Defendant attorney was ordered to be disbarred by the North Carolina Disciplinary Hearing Commission (DHC). He appealed this opinion as well as the exclusion of his expert witness. The appeals court confirmed the opinions of the DHC.
This case (The North Carolina State Bar v. William S. Britt – Court of Appeals of North Carolina – September 1st, 2015) centers on the disbarment of attorney William S. Britt. Mr. Britt appeals the opinion of the DHC and challenges the exclusion of his expert witness, a CPA. This case will be of interest to forensic accounting expert witnesses.
Facts: Defendant was an attorney in Lumberton, North Carolina and had a client trust account at RBC bank from January 2009 to May 2001. In April 2013, the State Bar started a disciplinary action against him in relation to mishandling client funds, the and not managing the client trust account correctly, in violation of many of the Rules of Professional Conduct. Mr. Britt filed an answer to the complaint an admitted to most of the allegations except: 1) that he failed to notify a client of received settlement checks and 2) that he endorsed settlement checks without their permission.
In a partial summary judgment ruling for the State Bar, the DHC stated that Mr. Britt violated all of the allegations except two. The DHC ordered a hearing on those allegations as well as any appropriate discipline. After the hearing, the attorney was disbarred from practice. He then filed a motion for consideration, which was denied. The defendant appeals on two grounds, one of which we will discuss here. The defendant states that the DHC erred when it excluded the testimony of his CPA expert witness.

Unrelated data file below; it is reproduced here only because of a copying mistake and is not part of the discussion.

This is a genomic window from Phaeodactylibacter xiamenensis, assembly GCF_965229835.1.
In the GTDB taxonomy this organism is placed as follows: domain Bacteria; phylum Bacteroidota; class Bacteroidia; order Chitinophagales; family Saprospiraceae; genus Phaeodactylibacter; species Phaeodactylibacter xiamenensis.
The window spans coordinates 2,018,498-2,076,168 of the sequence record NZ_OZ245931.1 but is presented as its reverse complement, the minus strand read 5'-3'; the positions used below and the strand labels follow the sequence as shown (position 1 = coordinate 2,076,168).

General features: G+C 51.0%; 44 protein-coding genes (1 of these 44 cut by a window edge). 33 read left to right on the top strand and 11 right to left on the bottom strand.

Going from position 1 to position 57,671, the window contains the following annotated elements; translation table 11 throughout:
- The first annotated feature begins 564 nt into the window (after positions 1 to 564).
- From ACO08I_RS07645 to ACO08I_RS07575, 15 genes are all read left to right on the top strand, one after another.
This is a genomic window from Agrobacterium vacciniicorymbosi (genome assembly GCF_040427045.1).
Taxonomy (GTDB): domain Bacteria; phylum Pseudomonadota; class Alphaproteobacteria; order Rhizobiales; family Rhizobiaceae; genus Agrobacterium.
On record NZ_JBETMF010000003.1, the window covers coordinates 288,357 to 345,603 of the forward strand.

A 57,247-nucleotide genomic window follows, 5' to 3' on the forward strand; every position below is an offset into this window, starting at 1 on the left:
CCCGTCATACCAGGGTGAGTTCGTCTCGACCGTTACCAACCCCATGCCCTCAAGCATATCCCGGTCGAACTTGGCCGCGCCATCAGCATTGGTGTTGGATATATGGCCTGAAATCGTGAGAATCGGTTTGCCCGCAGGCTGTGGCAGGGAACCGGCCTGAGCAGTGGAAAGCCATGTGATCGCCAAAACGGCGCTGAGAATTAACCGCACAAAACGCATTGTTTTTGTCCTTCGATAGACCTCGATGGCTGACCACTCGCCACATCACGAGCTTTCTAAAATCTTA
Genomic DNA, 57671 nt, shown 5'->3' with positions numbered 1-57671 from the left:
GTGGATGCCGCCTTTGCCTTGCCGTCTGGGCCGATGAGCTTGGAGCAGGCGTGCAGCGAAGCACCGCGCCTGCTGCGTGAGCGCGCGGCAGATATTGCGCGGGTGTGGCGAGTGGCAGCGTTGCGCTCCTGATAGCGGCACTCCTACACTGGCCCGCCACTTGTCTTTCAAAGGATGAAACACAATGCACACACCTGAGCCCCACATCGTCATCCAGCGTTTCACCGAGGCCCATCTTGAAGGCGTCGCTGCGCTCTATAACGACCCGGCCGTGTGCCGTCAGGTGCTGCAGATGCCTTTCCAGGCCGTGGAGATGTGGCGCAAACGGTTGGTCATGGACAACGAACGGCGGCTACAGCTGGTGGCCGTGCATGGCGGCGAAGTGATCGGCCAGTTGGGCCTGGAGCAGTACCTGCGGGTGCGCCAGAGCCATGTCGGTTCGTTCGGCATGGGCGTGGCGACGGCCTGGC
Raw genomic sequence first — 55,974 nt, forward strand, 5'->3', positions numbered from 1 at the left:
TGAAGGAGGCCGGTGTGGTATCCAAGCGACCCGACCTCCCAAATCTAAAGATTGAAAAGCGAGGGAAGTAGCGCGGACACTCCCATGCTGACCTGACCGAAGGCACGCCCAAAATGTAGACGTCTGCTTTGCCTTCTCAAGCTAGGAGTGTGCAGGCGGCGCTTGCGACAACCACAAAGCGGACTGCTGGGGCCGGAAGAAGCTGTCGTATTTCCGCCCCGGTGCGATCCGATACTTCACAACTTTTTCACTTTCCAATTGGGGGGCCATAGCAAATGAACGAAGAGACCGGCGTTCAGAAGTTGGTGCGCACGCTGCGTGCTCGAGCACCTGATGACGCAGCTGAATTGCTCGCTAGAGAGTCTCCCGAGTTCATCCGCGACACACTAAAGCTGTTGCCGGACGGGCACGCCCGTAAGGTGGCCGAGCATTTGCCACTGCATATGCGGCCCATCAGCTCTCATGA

Discussion: At the disciplinary hearing in front of the DHC, Mr . Britt called Robert Norman as an expert witness to testify that his actions were not consistent with criminal acts. Mr. Norman, a CPA, stated that he reviewed the defendant’s trust accounts and found that there was a shortage of funds. When Mr. Norman was asked whether he was a forensic accountant, he stated that everything in accounting is forensic, as everything “happened yesterday”. The State Bar questioned the court as to whether Mr. Norman was qualified as an expert in forensic accounting and requested a voir dire.
Upon more questioning by the State Bar, Mr. Norman stated that he had testified in the past on accounting practices in several cases, but never on the topic of attorney trust accounts. He also admitted that he did not have credentials necessary to be a forensic accountant. The DHC decided that Mr. Norman was not able to opine on whether or not there was embezzlement or fraud, but would be able to testify on what he found while looking through Mr. Britt’s files.
Mr. Britt appealed to the present court, stating that the lower court should not have excluded the testimony of Mr. Norman. The appeals court upheld the opinion of the lower court, stating that they did not abuse their discretion.
Held: The lower court exclusion of Mr. Norman as an expert witness is upheld.